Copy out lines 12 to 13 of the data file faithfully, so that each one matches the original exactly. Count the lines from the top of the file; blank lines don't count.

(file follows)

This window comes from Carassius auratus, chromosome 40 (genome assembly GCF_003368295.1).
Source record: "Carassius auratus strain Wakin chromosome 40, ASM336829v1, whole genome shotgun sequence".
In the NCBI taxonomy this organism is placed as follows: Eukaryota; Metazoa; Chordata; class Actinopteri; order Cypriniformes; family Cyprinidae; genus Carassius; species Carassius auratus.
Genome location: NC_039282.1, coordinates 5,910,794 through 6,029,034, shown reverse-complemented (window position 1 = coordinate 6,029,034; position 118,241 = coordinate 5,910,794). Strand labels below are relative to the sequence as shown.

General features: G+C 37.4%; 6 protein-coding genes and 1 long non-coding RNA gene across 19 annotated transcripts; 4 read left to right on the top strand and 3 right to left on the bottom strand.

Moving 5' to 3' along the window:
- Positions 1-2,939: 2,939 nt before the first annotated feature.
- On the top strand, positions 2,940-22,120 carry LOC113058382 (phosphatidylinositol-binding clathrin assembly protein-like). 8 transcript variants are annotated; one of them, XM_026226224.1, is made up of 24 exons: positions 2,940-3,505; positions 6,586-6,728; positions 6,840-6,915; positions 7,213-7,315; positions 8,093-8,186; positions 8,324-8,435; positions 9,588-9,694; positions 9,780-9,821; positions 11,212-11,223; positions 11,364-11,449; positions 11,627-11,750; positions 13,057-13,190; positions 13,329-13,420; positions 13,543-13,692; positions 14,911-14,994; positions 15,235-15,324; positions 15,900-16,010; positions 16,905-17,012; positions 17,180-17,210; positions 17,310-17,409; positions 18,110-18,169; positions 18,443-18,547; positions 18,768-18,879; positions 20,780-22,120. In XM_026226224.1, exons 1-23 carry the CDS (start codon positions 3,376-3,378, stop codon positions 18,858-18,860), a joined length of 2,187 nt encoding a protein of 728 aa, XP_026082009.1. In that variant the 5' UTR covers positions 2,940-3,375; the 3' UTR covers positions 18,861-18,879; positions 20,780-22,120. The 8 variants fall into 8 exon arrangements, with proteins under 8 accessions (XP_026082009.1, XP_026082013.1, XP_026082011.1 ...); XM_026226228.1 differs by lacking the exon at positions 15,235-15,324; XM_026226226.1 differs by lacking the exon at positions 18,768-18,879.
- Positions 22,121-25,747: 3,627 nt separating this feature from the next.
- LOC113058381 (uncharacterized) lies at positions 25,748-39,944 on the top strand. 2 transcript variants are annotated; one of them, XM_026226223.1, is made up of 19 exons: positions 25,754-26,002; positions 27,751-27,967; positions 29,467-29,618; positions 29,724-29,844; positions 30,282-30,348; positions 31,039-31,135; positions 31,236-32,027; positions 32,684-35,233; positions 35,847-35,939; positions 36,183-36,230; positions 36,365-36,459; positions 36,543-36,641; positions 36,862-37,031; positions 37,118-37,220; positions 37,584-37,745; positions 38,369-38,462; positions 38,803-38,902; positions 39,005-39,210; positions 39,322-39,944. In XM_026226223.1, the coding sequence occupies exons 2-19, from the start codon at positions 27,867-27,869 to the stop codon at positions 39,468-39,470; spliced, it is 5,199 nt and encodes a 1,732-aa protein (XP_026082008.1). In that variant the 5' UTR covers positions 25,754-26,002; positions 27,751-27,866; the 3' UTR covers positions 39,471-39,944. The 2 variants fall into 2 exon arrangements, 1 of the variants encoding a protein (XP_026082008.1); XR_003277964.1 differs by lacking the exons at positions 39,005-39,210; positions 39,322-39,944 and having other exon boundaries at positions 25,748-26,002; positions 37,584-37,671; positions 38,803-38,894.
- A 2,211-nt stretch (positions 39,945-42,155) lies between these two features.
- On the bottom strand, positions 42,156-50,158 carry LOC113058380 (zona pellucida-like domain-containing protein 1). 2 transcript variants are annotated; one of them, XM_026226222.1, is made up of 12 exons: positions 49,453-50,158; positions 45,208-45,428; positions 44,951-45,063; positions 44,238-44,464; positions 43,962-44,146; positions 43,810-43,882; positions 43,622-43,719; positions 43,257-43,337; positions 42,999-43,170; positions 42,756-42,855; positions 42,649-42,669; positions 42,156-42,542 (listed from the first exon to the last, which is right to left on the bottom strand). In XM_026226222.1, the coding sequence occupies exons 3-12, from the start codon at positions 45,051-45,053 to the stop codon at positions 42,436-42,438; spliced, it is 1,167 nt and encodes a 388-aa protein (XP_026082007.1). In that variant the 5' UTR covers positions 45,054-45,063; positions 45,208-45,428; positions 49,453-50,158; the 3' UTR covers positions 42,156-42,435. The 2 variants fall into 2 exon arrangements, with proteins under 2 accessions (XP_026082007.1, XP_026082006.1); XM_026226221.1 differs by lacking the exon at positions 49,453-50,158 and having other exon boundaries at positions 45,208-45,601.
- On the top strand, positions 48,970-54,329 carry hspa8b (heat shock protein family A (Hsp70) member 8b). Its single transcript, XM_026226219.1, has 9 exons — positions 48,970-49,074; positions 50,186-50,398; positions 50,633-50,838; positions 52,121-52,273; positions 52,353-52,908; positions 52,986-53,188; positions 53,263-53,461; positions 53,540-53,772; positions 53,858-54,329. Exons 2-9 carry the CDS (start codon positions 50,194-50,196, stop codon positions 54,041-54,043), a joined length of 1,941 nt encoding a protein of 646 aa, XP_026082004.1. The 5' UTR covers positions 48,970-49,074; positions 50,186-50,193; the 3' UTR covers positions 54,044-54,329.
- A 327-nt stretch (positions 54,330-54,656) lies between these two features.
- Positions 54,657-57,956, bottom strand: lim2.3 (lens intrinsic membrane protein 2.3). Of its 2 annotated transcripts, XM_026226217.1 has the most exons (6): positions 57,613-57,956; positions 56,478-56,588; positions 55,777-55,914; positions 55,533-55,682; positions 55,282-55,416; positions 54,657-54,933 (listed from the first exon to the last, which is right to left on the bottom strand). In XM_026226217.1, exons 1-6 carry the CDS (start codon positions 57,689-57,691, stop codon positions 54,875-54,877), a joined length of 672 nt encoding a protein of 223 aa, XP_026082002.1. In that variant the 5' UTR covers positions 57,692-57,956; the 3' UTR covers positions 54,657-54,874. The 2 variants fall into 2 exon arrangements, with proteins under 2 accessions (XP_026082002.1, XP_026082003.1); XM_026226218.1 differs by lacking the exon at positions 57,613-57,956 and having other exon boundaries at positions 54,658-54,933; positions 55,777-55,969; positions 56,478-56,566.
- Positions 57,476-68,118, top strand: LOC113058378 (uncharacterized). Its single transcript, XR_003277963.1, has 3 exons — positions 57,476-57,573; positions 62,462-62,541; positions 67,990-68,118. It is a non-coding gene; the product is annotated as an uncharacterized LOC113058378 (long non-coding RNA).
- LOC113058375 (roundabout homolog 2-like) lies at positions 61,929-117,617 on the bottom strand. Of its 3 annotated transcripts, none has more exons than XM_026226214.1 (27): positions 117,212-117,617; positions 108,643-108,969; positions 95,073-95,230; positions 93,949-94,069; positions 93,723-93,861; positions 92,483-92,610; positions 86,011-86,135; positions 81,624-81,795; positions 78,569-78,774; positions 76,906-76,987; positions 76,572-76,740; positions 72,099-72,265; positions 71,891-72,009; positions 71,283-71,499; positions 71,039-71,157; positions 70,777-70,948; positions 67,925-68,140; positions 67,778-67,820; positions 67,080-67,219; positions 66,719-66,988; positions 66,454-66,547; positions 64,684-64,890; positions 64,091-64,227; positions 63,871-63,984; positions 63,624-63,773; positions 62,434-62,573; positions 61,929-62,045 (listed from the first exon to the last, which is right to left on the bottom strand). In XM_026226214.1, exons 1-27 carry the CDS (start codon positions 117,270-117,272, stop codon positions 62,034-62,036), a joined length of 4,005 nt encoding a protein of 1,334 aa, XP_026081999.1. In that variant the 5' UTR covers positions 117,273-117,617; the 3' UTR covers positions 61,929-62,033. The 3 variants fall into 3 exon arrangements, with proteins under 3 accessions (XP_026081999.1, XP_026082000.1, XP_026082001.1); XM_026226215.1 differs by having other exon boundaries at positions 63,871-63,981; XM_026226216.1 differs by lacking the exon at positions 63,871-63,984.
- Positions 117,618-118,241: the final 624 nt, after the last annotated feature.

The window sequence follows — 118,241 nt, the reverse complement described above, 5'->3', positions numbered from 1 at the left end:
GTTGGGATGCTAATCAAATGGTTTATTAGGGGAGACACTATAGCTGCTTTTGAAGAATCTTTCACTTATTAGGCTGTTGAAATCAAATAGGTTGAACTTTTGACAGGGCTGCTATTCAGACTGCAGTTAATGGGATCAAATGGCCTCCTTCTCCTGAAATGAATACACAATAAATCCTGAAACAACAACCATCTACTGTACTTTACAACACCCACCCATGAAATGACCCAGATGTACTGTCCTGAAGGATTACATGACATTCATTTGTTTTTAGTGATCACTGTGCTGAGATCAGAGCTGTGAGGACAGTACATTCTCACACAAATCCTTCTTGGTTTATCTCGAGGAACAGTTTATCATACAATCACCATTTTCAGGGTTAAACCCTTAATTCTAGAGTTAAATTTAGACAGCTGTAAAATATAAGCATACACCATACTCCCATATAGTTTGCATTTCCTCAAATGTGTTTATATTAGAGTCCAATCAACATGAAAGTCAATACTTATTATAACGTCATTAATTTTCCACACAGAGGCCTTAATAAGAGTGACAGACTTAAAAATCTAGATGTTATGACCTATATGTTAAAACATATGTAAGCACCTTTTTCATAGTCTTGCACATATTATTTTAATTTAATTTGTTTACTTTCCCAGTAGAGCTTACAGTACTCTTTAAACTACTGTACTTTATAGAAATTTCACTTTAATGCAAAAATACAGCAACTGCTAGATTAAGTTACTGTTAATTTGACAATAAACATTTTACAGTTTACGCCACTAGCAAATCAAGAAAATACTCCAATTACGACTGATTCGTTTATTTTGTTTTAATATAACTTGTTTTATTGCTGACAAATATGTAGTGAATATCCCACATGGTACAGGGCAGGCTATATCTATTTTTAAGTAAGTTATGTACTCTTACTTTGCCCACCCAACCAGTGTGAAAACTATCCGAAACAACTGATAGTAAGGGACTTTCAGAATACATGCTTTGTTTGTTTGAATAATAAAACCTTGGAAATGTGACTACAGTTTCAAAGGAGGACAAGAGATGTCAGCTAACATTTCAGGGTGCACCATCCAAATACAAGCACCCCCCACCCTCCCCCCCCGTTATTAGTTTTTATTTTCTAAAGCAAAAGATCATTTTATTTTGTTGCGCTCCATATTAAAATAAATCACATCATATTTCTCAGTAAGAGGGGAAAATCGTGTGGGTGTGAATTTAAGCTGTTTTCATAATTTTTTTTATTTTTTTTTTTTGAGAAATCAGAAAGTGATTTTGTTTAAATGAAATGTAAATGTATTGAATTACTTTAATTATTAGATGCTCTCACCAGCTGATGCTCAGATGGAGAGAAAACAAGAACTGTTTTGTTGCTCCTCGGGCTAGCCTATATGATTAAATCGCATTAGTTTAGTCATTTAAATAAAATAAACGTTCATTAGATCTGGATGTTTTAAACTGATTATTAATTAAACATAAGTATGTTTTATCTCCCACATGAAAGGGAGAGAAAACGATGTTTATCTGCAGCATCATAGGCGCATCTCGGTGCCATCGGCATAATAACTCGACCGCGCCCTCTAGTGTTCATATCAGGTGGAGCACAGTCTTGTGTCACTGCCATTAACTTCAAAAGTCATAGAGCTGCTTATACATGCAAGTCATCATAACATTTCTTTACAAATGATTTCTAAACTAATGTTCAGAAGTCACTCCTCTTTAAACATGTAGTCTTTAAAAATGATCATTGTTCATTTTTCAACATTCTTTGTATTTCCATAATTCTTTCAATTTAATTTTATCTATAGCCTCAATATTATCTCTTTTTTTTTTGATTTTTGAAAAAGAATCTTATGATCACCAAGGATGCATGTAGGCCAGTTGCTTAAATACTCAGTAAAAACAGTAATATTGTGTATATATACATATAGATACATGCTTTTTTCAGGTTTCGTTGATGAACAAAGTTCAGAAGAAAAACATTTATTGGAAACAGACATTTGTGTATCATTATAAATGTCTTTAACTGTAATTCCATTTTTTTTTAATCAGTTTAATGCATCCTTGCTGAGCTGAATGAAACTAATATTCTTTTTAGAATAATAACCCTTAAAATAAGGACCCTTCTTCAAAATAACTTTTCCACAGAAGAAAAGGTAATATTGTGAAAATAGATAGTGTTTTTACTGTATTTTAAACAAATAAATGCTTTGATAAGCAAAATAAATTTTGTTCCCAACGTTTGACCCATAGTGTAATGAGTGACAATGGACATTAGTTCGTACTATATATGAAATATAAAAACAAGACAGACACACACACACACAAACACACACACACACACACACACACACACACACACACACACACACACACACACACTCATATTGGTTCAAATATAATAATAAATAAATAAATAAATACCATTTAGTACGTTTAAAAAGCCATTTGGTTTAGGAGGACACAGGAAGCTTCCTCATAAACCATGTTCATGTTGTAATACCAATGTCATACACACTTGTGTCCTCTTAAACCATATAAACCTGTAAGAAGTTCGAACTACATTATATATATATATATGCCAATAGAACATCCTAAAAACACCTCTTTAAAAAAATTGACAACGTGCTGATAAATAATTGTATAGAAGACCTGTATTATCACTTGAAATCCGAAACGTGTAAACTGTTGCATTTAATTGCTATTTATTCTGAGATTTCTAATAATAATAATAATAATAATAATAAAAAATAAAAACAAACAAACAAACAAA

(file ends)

- On the bottom strand, positions 42,156-50,158 carry LOC113058380 (zona pellucida-like domain-containing protein 1). 2 transcript variants are annotated; one of them, XM_026226222.1, is made up of 12 exons: positions 49,453-50,158; positions 45,208-45,428; positions 44,951-45,063; positions 44,238-44,464; positions 43,962-44,146; positions 43,810-43,882; positions 43,622-43,719; positions 43,257-43,337; positions 42,999-43,170; positions 42,756-42,855; positions 42,649-42,669; positions 42,156-42,542 (listed from the first exon to the last, which is right to left on the bottom strand). In XM_026226222.1, the coding sequence occupies exons 3-12, from the start codon at positions 45,051-45,053 to the stop codon at positions 42,436-42,438; spliced, it is 1,167 nt and encodes a 388-aa protein (XP_026082007.1). In that variant the 5' UTR covers positions 45,054-45,063; positions 45,208-45,428; positions 49,453-50,158; the 3' UTR covers positions 42,156-42,435. The 2 variants fall into 2 exon arrangements, with proteins under 2 accessions (XP_026082007.1, XP_026082006.1); XM_026226221.1 differs by lacking the exon at positions 49,453-50,158 and having other exon boundaries at positions 45,208-45,601.
- On the top strand, positions 48,970-54,329 carry hspa8b (heat shock protein family A (Hsp70) member 8b). Its single transcript, XM_026226219.1, has 9 exons — positions 48,970-49,074; positions 50,186-50,398; positions 50,633-50,838; positions 52,121-52,273; positions 52,353-52,908; positions 52,986-53,188; positions 53,263-53,461; positions 53,540-53,772; positions 53,858-54,329. Exons 2-9 carry the CDS (start codon positions 50,194-50,196, stop codon positions 54,041-54,043), a joined length of 1,941 nt encoding a protein of 646 aa, XP_026082004.1. The 5' UTR covers positions 48,970-49,074; positions 50,186-50,193; the 3' UTR covers positions 54,044-54,329.